Buying a business

Different ways to structures the sale of your business

A free-and-clear cash out deal may not be the best way to sell your business. There’s a few reasons for that. The biggest one is that it might not net you as much money for the sale of your company as other arrangements.

Risk can affect price

Investors see risk as a deterrent. In other words, they’ll want to give you less money for a riskier proposition. And there’s risk in 1) tying up a lot of capital in a single investment, and 2) suddenly and completely separating a business from it’s current owner. You can structure a deal with this in mind to give the buyer certain reassurances.

Another reason you might need a more sophisticated deal structure is to see that your life’s work doesn’t go down a road you never intended, after it falls into somebody else’s hands. The right deal will let you maintain some involvement in the business as you move ahead.

A third reason to look at options beyond a cash deal is that you don’t need such a large sum up front. Maybe you know you’re ready to move on, but don’t know what you’re going to do next. If you’re trying something new, you don’t know whether it will work out. In this case, reducing risk for the buyer can actually reduce risk for you. You can have a safety net in the form of steady income and/or an ongoing position in your old business.

Further, if you’re retiring, you might end up bored. Perhaps you can structure the deal so that you can contribute to the company on at-will basis — and receive compensation accordingly.

One more reason to be open to other deals is that it works well for the buyer. You could have a tough time finding a buyer who is able to do a cash out deal, let alone interested. And that’s not to say that this is a terrible option. If that’s what works for you, it’s what works. But be open to other arrangements, because they might suit your needs even better.

Types of arrangements

Control of a business can be transferred in two ways:

1) a sale of the assets of the company (physical equipment, facilities, contracts, software, intellectual property, etc)

2) a sale of the equity of the business. This means selling the stocks if the company is a corporation, or the member units if it’s an LLC

The main points of consideration when choosing between the two are tax concerns and liability. When it comes to the structure of the deal, you have also have two options: let’s call them “guaranteed” and “contingent”. In a guaranteed deal, you decide before finalizing the deal how much the payout will be. This could be a lump sum up front, or it could be a series of payments.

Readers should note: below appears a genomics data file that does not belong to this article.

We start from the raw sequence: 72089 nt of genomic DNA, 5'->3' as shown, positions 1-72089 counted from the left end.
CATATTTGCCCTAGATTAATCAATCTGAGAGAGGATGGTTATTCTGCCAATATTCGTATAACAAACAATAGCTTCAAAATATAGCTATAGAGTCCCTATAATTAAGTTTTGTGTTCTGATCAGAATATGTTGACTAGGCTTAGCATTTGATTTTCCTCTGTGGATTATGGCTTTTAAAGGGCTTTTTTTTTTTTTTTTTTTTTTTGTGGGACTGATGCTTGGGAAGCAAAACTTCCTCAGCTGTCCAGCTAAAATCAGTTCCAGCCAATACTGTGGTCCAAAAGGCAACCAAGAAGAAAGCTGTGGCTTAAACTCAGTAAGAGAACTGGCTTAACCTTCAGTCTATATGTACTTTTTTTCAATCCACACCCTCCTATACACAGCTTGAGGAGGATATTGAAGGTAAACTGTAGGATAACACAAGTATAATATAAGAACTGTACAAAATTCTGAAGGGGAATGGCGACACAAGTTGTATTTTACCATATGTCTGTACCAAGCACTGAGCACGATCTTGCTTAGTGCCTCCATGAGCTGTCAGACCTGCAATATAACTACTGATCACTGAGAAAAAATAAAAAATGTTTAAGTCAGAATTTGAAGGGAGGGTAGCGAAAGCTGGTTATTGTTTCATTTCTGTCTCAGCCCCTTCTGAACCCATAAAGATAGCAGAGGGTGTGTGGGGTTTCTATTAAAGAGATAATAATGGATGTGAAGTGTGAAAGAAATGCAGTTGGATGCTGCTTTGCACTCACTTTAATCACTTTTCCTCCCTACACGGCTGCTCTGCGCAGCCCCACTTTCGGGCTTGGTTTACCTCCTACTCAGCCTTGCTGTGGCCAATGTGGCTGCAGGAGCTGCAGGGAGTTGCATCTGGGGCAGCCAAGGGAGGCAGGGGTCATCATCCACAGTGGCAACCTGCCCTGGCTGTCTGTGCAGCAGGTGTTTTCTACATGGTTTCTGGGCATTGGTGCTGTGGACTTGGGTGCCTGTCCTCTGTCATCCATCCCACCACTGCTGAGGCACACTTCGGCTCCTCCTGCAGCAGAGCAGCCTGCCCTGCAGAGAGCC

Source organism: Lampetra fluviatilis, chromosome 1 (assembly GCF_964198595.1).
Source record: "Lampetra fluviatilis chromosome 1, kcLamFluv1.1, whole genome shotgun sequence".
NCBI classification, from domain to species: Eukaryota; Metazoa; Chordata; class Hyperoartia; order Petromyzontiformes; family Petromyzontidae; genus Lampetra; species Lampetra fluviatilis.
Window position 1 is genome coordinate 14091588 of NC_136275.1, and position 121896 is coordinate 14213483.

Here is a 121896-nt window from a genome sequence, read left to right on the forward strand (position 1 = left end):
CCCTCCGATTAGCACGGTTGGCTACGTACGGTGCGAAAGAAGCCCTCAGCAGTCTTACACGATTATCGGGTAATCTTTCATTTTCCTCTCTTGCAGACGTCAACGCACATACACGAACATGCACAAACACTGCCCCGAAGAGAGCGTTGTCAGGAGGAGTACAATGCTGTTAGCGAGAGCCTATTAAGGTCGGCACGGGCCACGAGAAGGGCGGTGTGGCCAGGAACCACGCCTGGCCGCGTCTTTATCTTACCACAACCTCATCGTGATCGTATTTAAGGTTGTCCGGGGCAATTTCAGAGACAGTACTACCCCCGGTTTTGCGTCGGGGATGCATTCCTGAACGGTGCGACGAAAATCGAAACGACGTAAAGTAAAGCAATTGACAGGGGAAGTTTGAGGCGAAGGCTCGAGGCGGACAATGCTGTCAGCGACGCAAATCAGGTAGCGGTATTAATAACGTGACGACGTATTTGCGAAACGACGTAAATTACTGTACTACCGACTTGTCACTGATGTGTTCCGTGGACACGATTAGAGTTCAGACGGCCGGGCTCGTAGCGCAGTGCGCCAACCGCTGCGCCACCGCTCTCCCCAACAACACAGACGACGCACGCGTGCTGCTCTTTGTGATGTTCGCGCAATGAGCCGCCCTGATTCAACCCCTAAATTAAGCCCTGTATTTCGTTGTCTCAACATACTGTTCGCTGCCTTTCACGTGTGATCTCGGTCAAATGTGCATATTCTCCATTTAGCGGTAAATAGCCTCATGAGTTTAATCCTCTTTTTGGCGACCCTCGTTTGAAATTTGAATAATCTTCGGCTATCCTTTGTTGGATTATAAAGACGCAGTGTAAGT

In a contingent deal, the buyer is assuming less risk for the purchase price. That’s because payment is contingent on certain conditions being met down the road. For example, the seller could be required to stay on in some capacity, at least for a term, and help the company meet performance goals.

Or, the seller could leave the business and future payments could be a percentage of business proceeds. This assures the buyer that the seller believes in the future of the company.


There are many ways to structure the deal. This is good for both parties. A nuanced deal can be difficult to iron out, but it gives you the flexibility you need to make both parties happy. Here are a few example arrangements:

1. Accept a lump sum as a down payment, and accept pre-determined installments over time. This is essentially an agreement about a total sum, but financed over a term to ease constraints on buyer capital.

2. Accept equity in the business. Rather than take installments of a pre-determined lump sum, you can accept a share of revenue. This is the same as holding shares in a business, and collecting dividends. But even if you settle on a sale of assets, rather than equity, a similar arrangement could be worked out.

3. Accept a down payment, plus shares/equity. You get a lump sum up front, plus a stake in future proceeds.

4. Accept a down payment and/or equity shares, plus compensation for future contributions. You get a nice sum up front, plus the security of future work. You also show the buyer you believe in the future of the business, and are sticking around to make sure things go smoothly.

When it comes time to exit your business, don’t constrain yourself to these examples. In order to get the most value out of the deal, you’ll need to be open to creative and nuanced arrangements.

Free Vector Advisors is here to help business owners in Palm Springs, Seattle, Bozeman or Pittsburgh navigate the selling process and get the highest price for their company. To discuss the future of your company, you can fill out one of our contact form here.

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